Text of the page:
Other barriers, some might argue more profound ones, to unregulated interchange of data. How about standards about how you exchange your data? (see google’s cute PR project around this one, and my earlier lecture). How about laws about who can pump what data over which wires?

One little bit of the struggle that may amuse you is the CSS Descrambler saga, where America’s DMCA made it illegal to expor the very simple software needed to play DVDs, which resulted in an amazingly inventive variety of methods used to do it.

It’s intersting to me that now that mp3 trading is old hat, newspapers and books are the new contentiousness. Have you seen the The Google Books Settlement furore? (You should have, since I believe Kiaya has already posted it to the friendfeed)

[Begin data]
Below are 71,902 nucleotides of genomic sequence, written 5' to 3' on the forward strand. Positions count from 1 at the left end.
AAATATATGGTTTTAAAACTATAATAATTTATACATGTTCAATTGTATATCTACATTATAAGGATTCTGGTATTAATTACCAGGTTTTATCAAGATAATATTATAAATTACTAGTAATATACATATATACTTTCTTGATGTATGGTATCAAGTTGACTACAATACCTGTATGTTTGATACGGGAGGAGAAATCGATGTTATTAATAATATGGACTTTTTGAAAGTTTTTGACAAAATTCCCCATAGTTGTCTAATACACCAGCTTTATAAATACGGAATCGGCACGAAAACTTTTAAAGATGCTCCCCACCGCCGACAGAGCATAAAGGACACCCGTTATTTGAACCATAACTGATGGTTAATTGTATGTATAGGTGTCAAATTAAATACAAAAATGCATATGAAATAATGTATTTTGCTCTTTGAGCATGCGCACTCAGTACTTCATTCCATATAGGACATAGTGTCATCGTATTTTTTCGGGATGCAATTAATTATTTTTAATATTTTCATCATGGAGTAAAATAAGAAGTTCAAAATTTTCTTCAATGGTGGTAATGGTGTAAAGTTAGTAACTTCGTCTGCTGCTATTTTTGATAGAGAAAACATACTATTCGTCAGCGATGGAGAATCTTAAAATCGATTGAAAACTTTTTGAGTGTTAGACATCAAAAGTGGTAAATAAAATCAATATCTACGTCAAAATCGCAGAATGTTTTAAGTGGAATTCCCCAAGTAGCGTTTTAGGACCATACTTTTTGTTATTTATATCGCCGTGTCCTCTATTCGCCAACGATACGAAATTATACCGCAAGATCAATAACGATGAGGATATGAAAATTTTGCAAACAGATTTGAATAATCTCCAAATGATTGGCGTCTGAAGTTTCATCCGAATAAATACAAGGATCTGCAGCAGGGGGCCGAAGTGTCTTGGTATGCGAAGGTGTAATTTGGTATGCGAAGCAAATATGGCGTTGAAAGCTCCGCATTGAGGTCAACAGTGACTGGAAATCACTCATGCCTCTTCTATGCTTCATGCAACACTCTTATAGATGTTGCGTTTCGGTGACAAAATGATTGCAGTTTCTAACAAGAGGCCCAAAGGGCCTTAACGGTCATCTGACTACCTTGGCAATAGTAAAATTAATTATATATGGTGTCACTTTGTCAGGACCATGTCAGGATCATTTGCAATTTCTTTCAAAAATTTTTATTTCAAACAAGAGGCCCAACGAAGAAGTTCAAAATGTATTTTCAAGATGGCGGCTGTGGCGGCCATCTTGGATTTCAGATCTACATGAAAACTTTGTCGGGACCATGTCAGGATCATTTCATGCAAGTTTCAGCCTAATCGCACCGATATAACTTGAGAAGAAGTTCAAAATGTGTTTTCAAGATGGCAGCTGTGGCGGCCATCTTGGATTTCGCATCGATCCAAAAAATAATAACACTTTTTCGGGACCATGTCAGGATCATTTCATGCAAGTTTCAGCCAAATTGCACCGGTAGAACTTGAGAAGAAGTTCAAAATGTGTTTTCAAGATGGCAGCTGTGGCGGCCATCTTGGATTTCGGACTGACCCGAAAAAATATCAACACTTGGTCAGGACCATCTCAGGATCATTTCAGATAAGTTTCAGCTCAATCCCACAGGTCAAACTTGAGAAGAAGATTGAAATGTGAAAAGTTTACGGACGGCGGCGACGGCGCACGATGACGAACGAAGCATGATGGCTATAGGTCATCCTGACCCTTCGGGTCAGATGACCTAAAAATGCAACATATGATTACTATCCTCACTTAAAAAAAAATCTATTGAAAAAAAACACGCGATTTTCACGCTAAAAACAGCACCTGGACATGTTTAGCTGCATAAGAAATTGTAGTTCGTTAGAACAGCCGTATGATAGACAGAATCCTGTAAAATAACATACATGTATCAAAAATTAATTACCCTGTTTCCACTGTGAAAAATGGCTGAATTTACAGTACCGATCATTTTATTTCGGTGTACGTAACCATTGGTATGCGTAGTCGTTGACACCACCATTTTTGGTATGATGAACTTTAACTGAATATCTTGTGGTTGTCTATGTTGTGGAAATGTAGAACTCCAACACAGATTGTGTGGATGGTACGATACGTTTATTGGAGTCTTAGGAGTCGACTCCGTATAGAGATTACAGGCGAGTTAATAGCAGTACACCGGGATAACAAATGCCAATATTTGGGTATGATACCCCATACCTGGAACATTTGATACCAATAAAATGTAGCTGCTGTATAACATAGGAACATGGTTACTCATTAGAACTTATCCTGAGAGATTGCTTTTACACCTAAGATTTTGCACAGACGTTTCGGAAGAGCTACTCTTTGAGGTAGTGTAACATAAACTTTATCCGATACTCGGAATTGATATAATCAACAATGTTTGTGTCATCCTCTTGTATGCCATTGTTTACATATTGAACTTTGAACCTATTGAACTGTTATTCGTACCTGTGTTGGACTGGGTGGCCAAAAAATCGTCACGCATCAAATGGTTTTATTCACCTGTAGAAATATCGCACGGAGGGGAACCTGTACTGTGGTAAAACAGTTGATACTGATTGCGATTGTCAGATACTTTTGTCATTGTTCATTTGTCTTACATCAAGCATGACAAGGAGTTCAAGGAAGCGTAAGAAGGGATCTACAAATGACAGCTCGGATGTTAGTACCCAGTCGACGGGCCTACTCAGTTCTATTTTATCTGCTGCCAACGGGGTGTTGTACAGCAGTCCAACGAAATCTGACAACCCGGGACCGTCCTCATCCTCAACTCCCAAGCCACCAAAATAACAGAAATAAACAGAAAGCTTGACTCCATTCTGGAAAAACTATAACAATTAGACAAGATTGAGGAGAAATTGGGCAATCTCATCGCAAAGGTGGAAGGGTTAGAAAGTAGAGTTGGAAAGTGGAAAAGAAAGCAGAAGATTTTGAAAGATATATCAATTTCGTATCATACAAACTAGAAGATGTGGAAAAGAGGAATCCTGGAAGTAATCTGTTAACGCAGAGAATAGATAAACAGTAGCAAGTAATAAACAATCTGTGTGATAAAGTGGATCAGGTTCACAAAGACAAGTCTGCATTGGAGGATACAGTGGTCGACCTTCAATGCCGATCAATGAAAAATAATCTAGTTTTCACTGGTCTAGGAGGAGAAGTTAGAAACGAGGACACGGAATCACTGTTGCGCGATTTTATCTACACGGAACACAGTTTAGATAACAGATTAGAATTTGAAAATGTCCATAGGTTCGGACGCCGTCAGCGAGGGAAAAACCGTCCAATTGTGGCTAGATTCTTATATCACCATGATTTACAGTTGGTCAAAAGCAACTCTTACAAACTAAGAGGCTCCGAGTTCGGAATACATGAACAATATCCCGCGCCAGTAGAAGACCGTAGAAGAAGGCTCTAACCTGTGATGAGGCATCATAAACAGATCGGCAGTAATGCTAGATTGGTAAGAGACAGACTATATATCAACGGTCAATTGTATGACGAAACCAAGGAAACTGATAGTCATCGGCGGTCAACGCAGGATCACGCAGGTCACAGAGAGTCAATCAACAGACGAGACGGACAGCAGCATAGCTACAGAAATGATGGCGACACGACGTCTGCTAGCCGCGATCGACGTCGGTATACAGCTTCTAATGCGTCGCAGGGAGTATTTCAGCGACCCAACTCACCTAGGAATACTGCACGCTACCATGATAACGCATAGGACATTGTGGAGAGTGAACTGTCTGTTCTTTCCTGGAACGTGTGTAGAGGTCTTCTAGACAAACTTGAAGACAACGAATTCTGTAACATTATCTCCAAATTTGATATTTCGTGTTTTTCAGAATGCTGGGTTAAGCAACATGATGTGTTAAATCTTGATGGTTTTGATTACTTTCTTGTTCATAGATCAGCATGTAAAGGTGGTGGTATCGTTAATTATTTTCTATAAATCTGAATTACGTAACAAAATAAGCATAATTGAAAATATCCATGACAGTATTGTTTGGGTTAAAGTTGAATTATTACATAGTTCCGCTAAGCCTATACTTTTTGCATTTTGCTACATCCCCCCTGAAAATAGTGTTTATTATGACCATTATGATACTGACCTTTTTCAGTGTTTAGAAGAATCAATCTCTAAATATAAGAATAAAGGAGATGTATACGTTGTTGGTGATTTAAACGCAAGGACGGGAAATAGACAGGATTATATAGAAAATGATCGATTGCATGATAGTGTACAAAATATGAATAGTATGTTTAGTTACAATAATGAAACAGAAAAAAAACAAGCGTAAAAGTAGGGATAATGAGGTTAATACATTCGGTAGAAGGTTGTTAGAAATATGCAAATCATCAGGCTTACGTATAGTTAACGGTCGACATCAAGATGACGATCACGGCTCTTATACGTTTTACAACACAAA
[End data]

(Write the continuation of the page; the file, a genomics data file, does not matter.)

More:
Who owns you?

Here’s one video I couldn’t embed in this blog: Google Opt Out

Most of us don’t run a crumbling media empire whose profits we are anxious to shore up with aggressive prosecution of those who get our content for free. But we might feel a little more ownership of our own data- what others are allow to know of us, and what we are allowed to see of other peoples’.

Who here has run into google Google Analytics? Who uses it on their own site?If you’ve not seen it, here’s a screen grab:

how recently my users last visited

Think about what it might mean that my site (and by extension, google) knows that you last visited my site “between 121 and 364 days ago”. Now, do you remember this video from week 2?

All I had given him was my e-mail and name,” Dakan said. “He knew everywhere I’d lived, every car I had driven, and even someone else in Alabama who was using my Social Security number since 1983. (more here)